Challenges of Arrival Cities

Thorncliffe Park and St. James Town are just two examples of public housing projects that have become arrival cities for new immigrants. This was not their original intention though, which is why they are currently experiencing many difficult challenges. Although these two locations may seem similar they are different in one important way. In St. James Town many of the 17,832 residents though do not get the opportunity to move. The exact opposite is happening in Thorncliffe Park where historically many new immigrants successfully move on and integrate into Canadian society. The reason for this comes down to the people who already live there and the support that is given to them by members of the community. St. James Town and Thorncliffe Park have become arrival cities as Doug Saunders says in the Globe and Mail[1]. The term Arrival city was developed by Saunders. His theory of arrival cities is simply that successful arrival cities are able to create a successful middle class from its immigrants. The failed arrival cities create poverty and social problems.[2]

Immigrants no matter where they come from will always face challenges in their new location. St. James Town and Thorncliffe Park are no exception. In a 2010 report by the city of Toronto, the challenges faced by recent immigrants are growing. These challenges lead to immigrants staying longer in the area, which is its self a problem according to the report. The same report explains the reason for this is that the challenges have become more difficult and numerous in the past decades. Challenges of Language, discrimination, employment, poverty, housing, access to information services, health, and mental health were all highlighted by the East Downtown Toronto Local Immigration Partnership Council as the factors influencing length of stay.[3] Within the last three decades recent immigrants on average have seen their length of stay increase from an average five years to fifteen years before they move elsewhere.

A common challenge that Thorncliffe Park and St. James town face is the high densities have led to overcrowding and higher unemployment rates. In Thorncliffe Park overcrowding is found by looking at 19,225 residents that occupy an area that is only 2.2 square km[4]. This gives it a density of 6,182 people per square kilometer.[5] It is also evident from 2001 to 2009 there were 1,268 new residents in Thorncliffe Park, but only 20 new housing units were constructed[6]. The same can be seen in St. James Town where overcrowding has led it to have a persons per square kilometer of over 42,457. The unemployment rate for Thorncliffe Park in 2011 was 16%. In St. James Town the unemployment rate was lower at 11% but is still above the city average of 9%[7]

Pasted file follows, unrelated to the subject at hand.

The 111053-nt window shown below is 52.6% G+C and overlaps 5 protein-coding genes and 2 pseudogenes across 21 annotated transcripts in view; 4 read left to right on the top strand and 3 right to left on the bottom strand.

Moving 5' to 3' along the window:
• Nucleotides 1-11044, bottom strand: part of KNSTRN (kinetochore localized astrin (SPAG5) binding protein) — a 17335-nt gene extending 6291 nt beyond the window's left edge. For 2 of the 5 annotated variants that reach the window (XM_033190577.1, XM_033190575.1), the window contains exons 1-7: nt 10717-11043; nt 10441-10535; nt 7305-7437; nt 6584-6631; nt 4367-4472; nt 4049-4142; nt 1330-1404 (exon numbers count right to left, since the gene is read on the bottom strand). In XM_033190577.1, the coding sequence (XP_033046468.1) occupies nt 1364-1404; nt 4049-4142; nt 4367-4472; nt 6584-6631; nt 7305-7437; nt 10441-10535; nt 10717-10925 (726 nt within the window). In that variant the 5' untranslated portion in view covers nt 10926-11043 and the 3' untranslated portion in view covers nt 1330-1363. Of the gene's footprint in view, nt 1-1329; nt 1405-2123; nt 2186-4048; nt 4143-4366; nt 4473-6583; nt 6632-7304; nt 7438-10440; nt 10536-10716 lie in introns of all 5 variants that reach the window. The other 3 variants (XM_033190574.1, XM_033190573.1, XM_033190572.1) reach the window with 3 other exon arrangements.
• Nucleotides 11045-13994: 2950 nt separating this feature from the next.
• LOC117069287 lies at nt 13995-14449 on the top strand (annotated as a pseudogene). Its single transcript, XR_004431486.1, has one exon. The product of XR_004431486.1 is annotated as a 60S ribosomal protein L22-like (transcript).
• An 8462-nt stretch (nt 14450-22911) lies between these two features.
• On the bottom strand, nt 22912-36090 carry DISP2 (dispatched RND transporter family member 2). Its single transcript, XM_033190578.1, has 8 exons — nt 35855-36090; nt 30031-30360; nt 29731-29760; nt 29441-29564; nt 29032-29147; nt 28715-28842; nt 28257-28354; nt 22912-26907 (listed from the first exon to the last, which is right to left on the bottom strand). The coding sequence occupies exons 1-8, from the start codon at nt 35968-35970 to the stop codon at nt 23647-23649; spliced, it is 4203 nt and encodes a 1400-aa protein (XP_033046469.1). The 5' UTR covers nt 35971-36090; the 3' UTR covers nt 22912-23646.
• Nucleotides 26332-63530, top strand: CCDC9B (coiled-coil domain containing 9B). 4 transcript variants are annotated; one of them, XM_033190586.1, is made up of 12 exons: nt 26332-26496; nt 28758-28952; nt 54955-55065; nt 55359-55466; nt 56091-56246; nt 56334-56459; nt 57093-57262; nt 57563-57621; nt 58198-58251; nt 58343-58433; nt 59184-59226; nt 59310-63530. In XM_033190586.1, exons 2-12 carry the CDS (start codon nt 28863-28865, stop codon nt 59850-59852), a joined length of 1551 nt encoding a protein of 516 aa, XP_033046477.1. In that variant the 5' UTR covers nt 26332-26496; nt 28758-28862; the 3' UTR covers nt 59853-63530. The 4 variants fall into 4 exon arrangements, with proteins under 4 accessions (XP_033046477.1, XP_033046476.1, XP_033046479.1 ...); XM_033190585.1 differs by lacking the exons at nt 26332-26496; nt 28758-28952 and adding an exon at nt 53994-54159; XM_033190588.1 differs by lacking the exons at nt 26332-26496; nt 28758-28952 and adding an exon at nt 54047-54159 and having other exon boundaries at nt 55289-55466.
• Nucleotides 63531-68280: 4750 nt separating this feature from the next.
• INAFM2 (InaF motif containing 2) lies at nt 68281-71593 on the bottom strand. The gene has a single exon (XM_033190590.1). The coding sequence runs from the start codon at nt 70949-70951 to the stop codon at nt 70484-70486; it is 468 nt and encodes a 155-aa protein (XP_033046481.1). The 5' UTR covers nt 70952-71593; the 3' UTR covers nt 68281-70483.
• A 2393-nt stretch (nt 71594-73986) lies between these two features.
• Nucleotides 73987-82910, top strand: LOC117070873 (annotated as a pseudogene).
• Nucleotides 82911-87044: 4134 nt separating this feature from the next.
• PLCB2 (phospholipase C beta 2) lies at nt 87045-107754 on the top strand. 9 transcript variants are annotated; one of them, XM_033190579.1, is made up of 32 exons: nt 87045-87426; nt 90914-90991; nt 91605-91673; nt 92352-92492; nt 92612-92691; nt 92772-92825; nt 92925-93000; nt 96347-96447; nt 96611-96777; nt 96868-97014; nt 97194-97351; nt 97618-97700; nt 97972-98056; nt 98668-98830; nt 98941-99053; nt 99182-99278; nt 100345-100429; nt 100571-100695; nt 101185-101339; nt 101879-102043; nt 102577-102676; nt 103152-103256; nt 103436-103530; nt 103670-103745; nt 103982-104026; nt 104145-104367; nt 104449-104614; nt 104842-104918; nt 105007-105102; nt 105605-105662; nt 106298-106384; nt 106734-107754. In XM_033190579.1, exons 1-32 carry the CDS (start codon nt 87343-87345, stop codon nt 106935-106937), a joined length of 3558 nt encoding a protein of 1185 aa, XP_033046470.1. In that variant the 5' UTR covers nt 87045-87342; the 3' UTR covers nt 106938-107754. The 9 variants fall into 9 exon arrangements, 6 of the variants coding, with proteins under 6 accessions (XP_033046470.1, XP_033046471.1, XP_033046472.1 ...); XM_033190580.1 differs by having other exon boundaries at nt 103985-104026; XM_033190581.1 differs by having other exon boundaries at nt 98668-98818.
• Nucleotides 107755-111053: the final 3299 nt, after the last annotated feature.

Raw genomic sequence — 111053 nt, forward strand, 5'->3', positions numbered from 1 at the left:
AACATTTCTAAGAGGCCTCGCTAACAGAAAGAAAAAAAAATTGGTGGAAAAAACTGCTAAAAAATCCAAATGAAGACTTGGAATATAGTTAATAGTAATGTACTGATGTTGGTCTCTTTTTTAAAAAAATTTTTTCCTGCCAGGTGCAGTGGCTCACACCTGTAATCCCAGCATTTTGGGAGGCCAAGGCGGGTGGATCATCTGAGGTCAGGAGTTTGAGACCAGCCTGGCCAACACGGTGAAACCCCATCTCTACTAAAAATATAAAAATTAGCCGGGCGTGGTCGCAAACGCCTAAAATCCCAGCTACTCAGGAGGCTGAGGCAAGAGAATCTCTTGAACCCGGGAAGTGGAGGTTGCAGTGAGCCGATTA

St. James town is a poor example of an arrival city as the challenges of unemployment and overcrowding combined with lack of community support (in comparison with Thorncliffe Park) is just one reason why many immigrants on average have extended lengths of stay. Thorncliffe Park on the other hand is a better example of an arrival city but it is not perfect either as Saunders states. Saunders also states that some of Thorncliffe Park’s success is due to its management practices[8]. Although it faces many of the same challenges especially in overcrowding, and an even higher unemployment rate than St. James Town, immigrants are able move out of the area more frequently and in less than the average rate of 15 years because of community assistance programs.

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[1] Doug Saunders, “How Slums can save the World.” The Globe and Mail (September 24, 2010).
 Doug Saunders, “Arrival City about.” Arrival city website
 Canadian Center for Victims of Torture. “East Downtown Toronto Local Immigration Partnership Council.” Citizenship and immigration Canada (September 2010).
“Thorncliffe Park a neighbourhood profile.” (2011).
[5]  “Thorncliffe Park Neighbourhood Census NHS Profile.” Statistics Canada (2011),,%20Finance%20&%20Administration/Neighbourhood%20Profiles/pdf/2011/pdf4/cpa55.pdf
[6] Nicholas Keung, “Thorncliffe Park Community Crowded, Stressed.” The Toronto Star (January 9, 2010).
[7]  “North St. James Town Neighbourhood Census NHS Profile.” Statistics Canada (2011).,%20Finance%20&%20Administration/Neighbourhood%20Profiles/pdf/2011/pdf4/cpa74.pdf
 Dylan C. Robertson, “Examining Toronto’s Arrival Cities.” The Varsity University of Toronto (Novermber 15, 2010).


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